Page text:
Invasive Spiraea tomentosa: a new host for monophagous Earias clorana?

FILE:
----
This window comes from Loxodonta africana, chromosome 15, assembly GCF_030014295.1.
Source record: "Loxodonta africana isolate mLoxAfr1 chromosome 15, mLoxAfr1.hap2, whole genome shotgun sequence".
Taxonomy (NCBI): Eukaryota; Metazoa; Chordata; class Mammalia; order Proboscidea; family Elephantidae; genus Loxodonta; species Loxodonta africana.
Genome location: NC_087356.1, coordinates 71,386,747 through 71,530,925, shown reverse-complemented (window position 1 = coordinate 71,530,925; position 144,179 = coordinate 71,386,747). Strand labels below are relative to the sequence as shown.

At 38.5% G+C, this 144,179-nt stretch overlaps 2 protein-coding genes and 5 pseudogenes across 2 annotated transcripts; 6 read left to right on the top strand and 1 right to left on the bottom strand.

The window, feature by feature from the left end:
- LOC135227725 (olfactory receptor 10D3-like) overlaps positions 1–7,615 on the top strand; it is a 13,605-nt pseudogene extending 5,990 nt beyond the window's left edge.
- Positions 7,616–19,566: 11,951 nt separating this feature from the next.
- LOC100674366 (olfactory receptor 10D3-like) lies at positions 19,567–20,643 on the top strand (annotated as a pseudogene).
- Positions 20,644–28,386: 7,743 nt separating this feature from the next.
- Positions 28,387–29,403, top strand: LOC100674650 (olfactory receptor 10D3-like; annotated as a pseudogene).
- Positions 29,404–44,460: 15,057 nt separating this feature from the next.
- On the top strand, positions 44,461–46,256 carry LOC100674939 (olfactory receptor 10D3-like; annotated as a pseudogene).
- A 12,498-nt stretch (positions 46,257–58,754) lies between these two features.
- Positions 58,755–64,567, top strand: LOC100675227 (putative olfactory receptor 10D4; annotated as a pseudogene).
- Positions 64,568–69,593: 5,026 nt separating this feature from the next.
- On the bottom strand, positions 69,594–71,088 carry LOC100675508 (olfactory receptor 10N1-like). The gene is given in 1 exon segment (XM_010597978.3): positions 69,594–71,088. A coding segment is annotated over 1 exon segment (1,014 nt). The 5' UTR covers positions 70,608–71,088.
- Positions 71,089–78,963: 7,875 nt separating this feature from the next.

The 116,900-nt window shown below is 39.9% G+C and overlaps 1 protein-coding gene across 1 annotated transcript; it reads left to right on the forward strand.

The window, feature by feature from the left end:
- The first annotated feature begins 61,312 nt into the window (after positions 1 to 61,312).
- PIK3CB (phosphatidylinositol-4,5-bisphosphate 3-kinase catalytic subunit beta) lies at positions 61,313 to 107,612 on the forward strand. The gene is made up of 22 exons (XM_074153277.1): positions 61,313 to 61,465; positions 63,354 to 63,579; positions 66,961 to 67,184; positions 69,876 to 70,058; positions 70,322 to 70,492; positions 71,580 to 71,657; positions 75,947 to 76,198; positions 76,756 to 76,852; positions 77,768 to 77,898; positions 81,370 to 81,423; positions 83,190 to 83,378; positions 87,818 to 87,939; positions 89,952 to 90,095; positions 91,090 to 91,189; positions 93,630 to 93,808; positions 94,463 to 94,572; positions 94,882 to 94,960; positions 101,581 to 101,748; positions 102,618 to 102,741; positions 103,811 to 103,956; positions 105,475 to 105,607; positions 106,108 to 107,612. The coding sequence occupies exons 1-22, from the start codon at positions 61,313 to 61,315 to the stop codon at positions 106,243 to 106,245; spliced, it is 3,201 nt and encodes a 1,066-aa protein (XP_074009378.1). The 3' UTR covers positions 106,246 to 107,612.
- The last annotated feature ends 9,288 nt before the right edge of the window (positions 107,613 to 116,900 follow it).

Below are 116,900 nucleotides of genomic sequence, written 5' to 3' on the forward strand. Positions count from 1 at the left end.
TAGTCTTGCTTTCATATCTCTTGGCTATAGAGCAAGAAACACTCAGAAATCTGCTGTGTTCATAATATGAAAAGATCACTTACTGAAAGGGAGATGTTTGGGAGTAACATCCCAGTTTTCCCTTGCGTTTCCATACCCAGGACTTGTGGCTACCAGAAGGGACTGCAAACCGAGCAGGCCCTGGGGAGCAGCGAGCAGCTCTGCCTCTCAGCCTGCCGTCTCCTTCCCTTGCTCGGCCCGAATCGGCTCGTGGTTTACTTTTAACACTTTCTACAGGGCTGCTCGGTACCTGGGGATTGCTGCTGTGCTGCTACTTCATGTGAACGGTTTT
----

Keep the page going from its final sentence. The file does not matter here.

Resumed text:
The introduction of alien species can have a significant impact on the food preferences of native phytophagous insects. The moth Earias clorana L. has previously been considered to be monophagous, ingesting only plants in the genus Salix. In recent years, we have observed larval E. clorana feeding on Spiraea tomentosa L., an invasive shrub species in Central Europe that is native to North America. We hypothesised that this insect can feed on Spiraea tomentosa leaves with no negative effects on its growth and development, and that the leaves of Spiraea tomentosa as a source of food for E. clorana are equally as good as leaves of Salix viminalis L. Our results showed that despite significant differences in the chemical composition of the studied species' leaves, including a much higher concentration of defence compounds (total soluble phenols and condensed tannins) in Spiraea tomentosa leaves than in those of Salix viminalis, feeding on a new host plant did not significantly affect the survival of larvae. The change in host plant had an unfavourable effect, however, on several parameters of growth and development for the larvae (masses of larvae and pupae, relative growth rates, and efficiency of conversion of ingested food). We conclude that, in comparison to Salix viminalis, Spiraea tomentosa is not a particularly favourable food for larval development. Perhaps, even without direct improvements in adult foraging efficiency, however, the costs of switching hosts may be minimised in larvae that develop on very abundant, invasive species, such as Spiraea tomentosa in Central Europe.